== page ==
The National Trust property is planning to reopen to the public on Monday 12 August, thirteen days after the estate was evacuated and closed during the heavy rainfall on Wednesday 31 July when flood waters rushed through several areas of the estate, in particular the formal gardens, car park and parts of the Timber Yard.
Since then, National Trust staff and volunteers as well as external contractors have been working hard to repair the damage. Paths, roads, walls and fences have been swept away by the force of the water, and tonnes of mud, debris and stone have been left behind by the torrent.
Lyme’s sweeping moorlands and grassy meadows, home to their famous herd of red deer as well as highland cattle, sheep and a host of wildlife will be open. However, some popular sections of the park including the Crow Wood Playscape, remain off-limits where fallen trees and collapsed walls still pose potential dangers.
Lyme’s ranger team are asking members of the public to take notice of any closure signs across the park. Large parts of the garden are now accessible, and will feature a circular route which will take visitors past some of the areas still being repaired.
The interiors of the house were undamaged by the floodwaters, so people will be able to fully explore the historic mansion and visit the current exhibition exploring the history of the Lyme Sarum Missal, the most important printed book in the National Trust’s collection.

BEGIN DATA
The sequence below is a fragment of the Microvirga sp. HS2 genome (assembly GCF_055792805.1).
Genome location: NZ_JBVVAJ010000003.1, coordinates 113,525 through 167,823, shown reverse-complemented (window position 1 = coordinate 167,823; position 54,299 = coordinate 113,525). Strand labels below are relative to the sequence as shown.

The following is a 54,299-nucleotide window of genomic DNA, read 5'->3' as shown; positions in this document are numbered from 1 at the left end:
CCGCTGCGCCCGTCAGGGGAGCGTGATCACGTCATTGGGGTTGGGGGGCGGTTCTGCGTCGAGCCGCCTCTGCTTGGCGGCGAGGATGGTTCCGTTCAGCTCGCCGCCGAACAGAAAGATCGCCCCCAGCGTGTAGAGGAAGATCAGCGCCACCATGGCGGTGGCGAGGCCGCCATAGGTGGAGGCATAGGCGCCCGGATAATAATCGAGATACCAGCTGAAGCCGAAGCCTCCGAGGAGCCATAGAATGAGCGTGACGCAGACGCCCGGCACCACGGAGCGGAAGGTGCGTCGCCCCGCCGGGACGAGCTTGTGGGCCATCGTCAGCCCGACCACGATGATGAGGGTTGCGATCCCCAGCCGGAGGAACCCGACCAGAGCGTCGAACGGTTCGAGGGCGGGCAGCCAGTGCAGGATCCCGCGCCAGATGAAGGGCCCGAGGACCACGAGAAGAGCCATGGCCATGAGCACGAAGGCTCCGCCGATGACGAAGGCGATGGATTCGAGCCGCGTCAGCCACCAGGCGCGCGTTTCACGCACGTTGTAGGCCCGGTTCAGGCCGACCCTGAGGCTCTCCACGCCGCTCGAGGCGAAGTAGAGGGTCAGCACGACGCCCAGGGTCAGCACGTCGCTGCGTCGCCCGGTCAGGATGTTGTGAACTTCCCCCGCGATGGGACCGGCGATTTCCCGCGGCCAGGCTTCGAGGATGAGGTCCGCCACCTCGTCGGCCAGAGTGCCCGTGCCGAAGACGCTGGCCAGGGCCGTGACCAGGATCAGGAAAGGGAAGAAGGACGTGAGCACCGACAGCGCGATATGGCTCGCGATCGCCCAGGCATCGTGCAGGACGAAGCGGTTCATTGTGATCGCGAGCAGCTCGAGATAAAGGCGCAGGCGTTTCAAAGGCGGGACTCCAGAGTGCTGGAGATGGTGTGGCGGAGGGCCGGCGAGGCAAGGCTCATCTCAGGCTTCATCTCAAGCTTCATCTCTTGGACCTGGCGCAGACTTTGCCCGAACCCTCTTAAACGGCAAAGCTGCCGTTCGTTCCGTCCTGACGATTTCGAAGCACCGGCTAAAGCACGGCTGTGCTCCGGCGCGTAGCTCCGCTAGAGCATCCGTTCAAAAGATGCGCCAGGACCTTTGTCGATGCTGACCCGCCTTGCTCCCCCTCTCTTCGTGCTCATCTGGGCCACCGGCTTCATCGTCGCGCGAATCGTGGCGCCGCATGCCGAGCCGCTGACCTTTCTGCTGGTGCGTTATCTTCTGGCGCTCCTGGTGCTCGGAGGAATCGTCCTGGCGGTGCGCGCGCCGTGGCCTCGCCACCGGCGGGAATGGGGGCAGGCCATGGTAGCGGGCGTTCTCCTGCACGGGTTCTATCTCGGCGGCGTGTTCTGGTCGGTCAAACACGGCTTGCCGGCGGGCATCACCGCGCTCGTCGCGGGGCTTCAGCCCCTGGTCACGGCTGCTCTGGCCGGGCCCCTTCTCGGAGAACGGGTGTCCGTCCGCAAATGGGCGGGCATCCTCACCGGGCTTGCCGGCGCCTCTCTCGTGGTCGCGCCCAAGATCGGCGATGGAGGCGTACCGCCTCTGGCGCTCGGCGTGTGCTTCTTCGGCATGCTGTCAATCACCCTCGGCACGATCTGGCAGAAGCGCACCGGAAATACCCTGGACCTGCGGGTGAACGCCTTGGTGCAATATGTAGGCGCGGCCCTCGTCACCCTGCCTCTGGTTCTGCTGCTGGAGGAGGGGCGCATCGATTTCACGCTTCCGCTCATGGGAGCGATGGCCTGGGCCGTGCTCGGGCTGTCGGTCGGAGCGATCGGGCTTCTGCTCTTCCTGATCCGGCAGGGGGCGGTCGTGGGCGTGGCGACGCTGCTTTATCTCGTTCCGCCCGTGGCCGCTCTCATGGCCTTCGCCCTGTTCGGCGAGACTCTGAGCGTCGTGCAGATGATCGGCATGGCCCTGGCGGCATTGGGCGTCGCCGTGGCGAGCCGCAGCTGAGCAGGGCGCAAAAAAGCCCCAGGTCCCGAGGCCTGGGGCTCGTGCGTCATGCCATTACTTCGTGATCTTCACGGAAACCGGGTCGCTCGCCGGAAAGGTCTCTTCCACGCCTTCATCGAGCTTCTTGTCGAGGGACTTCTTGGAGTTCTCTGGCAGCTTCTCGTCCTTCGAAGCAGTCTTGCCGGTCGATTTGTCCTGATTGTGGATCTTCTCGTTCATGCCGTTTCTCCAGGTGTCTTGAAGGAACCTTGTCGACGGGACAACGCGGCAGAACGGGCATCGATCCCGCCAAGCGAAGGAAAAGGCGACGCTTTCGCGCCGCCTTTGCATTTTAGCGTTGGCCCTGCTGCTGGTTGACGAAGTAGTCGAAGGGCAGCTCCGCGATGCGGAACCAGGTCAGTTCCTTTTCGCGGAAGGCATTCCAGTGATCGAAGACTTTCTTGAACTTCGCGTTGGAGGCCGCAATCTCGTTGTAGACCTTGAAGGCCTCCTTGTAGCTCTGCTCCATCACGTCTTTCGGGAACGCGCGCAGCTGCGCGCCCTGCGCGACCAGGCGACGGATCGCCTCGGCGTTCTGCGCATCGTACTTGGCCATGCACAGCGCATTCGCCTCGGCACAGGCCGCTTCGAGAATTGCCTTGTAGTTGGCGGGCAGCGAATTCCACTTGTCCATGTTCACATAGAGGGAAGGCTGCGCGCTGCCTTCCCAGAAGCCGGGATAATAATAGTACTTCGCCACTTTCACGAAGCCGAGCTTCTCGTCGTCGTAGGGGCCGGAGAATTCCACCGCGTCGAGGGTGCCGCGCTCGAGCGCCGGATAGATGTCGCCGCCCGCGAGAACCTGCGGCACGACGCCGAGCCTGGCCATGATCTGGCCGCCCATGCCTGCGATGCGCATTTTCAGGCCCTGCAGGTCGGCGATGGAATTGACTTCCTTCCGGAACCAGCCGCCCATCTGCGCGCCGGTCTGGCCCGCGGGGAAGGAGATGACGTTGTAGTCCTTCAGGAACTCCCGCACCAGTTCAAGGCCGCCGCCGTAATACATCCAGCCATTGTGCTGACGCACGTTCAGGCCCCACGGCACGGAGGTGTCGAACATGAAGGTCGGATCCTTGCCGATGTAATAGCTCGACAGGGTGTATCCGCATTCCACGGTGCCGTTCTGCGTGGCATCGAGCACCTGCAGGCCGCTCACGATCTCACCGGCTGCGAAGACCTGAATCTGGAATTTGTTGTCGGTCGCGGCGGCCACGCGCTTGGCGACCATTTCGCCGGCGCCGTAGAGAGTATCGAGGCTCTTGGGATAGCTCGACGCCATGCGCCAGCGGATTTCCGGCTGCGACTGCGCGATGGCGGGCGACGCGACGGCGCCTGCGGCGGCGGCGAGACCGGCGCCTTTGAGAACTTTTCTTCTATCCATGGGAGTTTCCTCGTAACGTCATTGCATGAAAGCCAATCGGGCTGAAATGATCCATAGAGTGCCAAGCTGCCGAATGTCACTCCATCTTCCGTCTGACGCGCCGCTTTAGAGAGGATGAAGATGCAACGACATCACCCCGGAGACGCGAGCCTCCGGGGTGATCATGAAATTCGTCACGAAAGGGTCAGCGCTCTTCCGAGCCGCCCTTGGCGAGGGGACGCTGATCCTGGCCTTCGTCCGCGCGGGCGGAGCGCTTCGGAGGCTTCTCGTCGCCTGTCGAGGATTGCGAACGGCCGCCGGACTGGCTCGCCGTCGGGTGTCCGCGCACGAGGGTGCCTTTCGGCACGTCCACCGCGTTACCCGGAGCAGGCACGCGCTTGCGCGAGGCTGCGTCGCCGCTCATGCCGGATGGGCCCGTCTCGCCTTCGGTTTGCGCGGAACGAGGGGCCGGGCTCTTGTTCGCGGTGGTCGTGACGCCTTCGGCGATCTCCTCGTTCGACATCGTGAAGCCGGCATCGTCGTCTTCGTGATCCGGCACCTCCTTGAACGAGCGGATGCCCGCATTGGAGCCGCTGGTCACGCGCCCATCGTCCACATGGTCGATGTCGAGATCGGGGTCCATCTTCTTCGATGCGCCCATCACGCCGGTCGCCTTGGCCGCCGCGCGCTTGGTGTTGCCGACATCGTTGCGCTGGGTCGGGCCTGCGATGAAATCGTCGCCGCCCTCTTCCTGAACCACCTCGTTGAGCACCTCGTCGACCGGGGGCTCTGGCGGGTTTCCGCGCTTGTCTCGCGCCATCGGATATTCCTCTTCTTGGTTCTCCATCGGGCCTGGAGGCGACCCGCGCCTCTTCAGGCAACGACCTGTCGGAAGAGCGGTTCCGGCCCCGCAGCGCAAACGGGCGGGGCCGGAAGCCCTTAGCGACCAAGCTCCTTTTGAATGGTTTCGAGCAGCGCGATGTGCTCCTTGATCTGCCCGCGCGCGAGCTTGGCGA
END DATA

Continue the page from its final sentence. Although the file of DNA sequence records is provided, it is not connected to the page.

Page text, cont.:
Deborah Maxwell, General Manager for Lyme, said “We’re been so moved by the well wishes that we’ve received from people locally, from across the country and around the world. Lyme is a special place in the hearts of many people, and our team is working hard to ensure that visitors will continue to find peace and enjoyment here at Lyme. We still have a daunting task ahead of us, and the support of our members and visitors is even more vital at times like these. Every visit, donation or even a cup of tea in our café helps us to continue to look after Lyme both now and for the future.”
The ongoing clean-up and repair work has meant that many of Lyme’s events and activities across the summer holidays have been affected. This has included the difficult decision to cancel upcoming performances of the family theatre experience The Lost Words: Told in Gold, which was due to take place in the gardens later this month. Performances of The Lost Words: Told in Gold are now set to take place at nearby National Trust property Dunham Massey later this year.
Lyme’s team of staff and volunteers are looking forward to welcoming visitors back to Lyme. Deborah said “We’re excited to see Lyme lively once more. To those who have donated, and anyone planning to visit, thank you for your support – it is hugely appreciated.”